Main achievements

In 1964 Igor Novikov and A. Doroshkevich published a paper where they predicted that the intensity of the Cosmic Microwave Background Radiation (CMB, relict of the Hot Universe at the beginning of the Big Bang) is much higher than the intensity of all other sources of radiation in the Universe, in the centimeter and the millimeter bands. In this publication, Novikov and Doroshkevich predicted that this radiation can be discovered, and they also indicated what instrument should be used to do so. CMB was discovered in 1965 using the radio telescope mentioned in the paper.

In 1965 Novikov (with Doroshkevich and Zeldovich) demonstrated that the collapse of a non–symmetrical, (possibly rotating) body of arbitrary shape, produces a black hole, which very rapidly becomes axially symmetrical. During the formation of the black hole any deviation from such a symmetry must be carried away by the gravitational waves. Novikov, Doroshkevich and Zeldovich proved that the gravitational field of an uncharged black hole is completely determined by just two parameters: its mass and its angular momentum.

In 1966 Novikov and Ya. Zeldovich predicted that black holes (and neutron stars) could act as extremely powerful sources of X–ray radiation because of the physical processes in their vicinity. Such emission occurs when the matter from an ordinary star located quite close to a black hole (in a binary system) is accelerated in the gravitational field of the black hole. This X–ray emission makes black hole visible. A few years after this prediction, first black holes of stellar mass (components of the binary stellar systems) were discovered because of their X–ray emission.

In 1964 (just after quasars were discovered) Novikov and Zeldovich conjectured that the main engine of a quasar is a super massive black hole located in the center, with gas accretion onto it. On the basis of observational data on 3C273, they gave estimates of such a central mass; for that they hypothesized that the radiation pressure balances out gravity. It turned out that the central mass is approximately a hundred millions solar masses.

In 1972 Novikov (with K. Thorne) worked out the theory of relativistic gas accretion onto a black hole. This theory forms a basis of the astrophysics of black holes. Since then, Novikov worked out a modern theory of disk accretion.

In 1964 Novikov was the first to point out that general relativity permits the existence of white holes; and later (1975–1976) Novikov with Starobinsky and Zeldovich discovered and elucidated the instability of white holes against quantum effects, which presumably (along with a classical instability discovered by Douh Eardley), has prevented any white holes that formed in the Big Bang from surviving into the present era.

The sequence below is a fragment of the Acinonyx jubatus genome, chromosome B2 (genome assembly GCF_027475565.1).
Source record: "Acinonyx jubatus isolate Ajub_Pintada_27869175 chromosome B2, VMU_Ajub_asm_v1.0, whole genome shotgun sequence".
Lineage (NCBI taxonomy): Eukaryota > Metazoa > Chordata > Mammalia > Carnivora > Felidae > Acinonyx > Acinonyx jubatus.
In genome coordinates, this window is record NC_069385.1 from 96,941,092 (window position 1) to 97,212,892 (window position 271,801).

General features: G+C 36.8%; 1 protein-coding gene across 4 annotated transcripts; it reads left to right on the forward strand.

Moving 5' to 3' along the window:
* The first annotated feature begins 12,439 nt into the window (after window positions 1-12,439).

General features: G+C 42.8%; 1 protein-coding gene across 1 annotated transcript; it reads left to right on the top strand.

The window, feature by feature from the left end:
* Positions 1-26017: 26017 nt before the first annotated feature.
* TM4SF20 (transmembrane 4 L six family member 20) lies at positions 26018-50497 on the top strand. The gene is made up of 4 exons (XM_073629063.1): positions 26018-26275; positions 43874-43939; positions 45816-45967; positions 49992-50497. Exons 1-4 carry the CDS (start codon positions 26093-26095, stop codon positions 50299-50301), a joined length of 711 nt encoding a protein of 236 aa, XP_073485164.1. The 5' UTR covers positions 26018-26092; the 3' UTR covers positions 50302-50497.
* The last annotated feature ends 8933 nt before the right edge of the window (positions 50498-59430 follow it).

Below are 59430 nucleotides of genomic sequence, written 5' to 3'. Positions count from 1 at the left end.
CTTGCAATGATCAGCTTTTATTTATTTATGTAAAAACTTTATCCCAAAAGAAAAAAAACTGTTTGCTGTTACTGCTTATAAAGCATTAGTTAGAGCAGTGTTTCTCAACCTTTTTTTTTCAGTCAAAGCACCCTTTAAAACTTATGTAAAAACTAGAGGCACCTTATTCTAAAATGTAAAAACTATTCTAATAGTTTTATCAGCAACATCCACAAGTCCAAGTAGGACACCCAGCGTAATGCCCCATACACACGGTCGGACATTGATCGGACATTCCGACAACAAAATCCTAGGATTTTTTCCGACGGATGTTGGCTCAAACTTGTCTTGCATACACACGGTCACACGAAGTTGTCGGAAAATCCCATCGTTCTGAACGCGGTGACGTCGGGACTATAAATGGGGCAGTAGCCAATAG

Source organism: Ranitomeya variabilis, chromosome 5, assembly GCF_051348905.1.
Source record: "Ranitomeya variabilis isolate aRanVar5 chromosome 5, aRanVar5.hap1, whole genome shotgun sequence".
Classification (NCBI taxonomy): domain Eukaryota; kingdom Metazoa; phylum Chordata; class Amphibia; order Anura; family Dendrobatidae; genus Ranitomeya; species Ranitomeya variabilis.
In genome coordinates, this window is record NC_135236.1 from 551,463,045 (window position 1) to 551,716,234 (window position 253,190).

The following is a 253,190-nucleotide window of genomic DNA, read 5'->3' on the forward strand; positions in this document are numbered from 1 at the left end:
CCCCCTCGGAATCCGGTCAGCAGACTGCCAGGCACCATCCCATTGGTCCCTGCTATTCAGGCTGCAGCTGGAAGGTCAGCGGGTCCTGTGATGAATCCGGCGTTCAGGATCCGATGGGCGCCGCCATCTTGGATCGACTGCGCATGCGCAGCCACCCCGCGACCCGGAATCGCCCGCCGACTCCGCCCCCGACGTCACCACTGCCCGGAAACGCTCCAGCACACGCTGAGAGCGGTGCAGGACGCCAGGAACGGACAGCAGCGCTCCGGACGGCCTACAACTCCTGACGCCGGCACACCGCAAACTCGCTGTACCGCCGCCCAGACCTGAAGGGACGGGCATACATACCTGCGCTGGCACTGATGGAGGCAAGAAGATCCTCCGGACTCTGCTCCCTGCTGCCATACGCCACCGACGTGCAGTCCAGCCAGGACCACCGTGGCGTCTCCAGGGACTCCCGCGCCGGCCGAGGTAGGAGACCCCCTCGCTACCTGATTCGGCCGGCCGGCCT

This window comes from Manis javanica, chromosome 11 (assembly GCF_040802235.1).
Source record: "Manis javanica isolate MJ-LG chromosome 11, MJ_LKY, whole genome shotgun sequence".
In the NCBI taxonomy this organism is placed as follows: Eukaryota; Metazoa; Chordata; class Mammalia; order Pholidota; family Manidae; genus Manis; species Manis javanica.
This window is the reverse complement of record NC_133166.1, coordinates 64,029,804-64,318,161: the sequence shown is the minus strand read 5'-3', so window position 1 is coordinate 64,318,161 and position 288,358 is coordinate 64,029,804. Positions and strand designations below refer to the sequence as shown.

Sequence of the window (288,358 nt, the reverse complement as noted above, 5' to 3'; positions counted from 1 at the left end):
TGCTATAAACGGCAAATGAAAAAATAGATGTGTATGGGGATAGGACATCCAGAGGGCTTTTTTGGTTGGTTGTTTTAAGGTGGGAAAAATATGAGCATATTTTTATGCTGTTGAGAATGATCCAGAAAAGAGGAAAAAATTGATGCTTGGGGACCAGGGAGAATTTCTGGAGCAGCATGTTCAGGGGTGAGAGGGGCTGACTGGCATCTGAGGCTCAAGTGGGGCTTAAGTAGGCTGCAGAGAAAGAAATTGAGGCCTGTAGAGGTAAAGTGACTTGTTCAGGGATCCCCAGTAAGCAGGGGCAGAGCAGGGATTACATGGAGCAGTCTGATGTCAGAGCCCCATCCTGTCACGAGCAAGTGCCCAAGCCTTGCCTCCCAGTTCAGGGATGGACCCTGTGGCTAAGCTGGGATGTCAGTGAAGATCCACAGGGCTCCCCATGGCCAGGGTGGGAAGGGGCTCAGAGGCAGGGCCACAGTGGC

Some of Novikov's important research projects are devoted to the internal structure of black holes. The Kerr metric, which describes a spinning black hole, possesses a "Cauchy Horizon" in its interiors, through which, in principle, one could pass and enter another universe. Novikov (with Starobinsky) gave the first evidence that (in accordance with an early conjecture by Penrose) this Cauchy Horizon is unstable against both classical and quantum perturbations. Such instability leads to formation of a true singularity (1980).

Novikov and Zeldovich in 1966 worked out a theory of origin of primordial black holes.

In 1967 Novikov worked out one of the theories of the origin of galaxies from the small primordial perturbations in the expanding Universe. In the subsequent years he actively worked on the development of this theory.

During recent years Igor Novikov obtained interesting results in the numerical approach to the theory of collisions of black holes. Now he is working on the theory of wormholes. Over many years, Novikov's research on anisotropy of CMB in various cosmological models (with application to the observations from space and ground based telescopes) have also had much impact.

I.Novikov is involved in the ESA PLANCK Mission project, which is a project devoted to measurements of the CMB anisotropy. He became a member of the Plank Scientific Evaluation Committee in 1998. The task of this Committee was to evaluate and select instruments and data processing centers for the PLANCK mission. I.Novikov is one of the coordinators of the project. I. Novikov is involved in the international space projects RADIOASTRON and MILLIMETRON.

I.Novikov has taught and supervised dozens and dozens of students of all levels.

He is a member of many boards of international astrophysical and physical journals. Igor Novikov also taught the general public about cosmology and astrophysics. His numerous popular lectures and books, which have been translated into 13 languages, have had a great impact on cosmology matters around the world.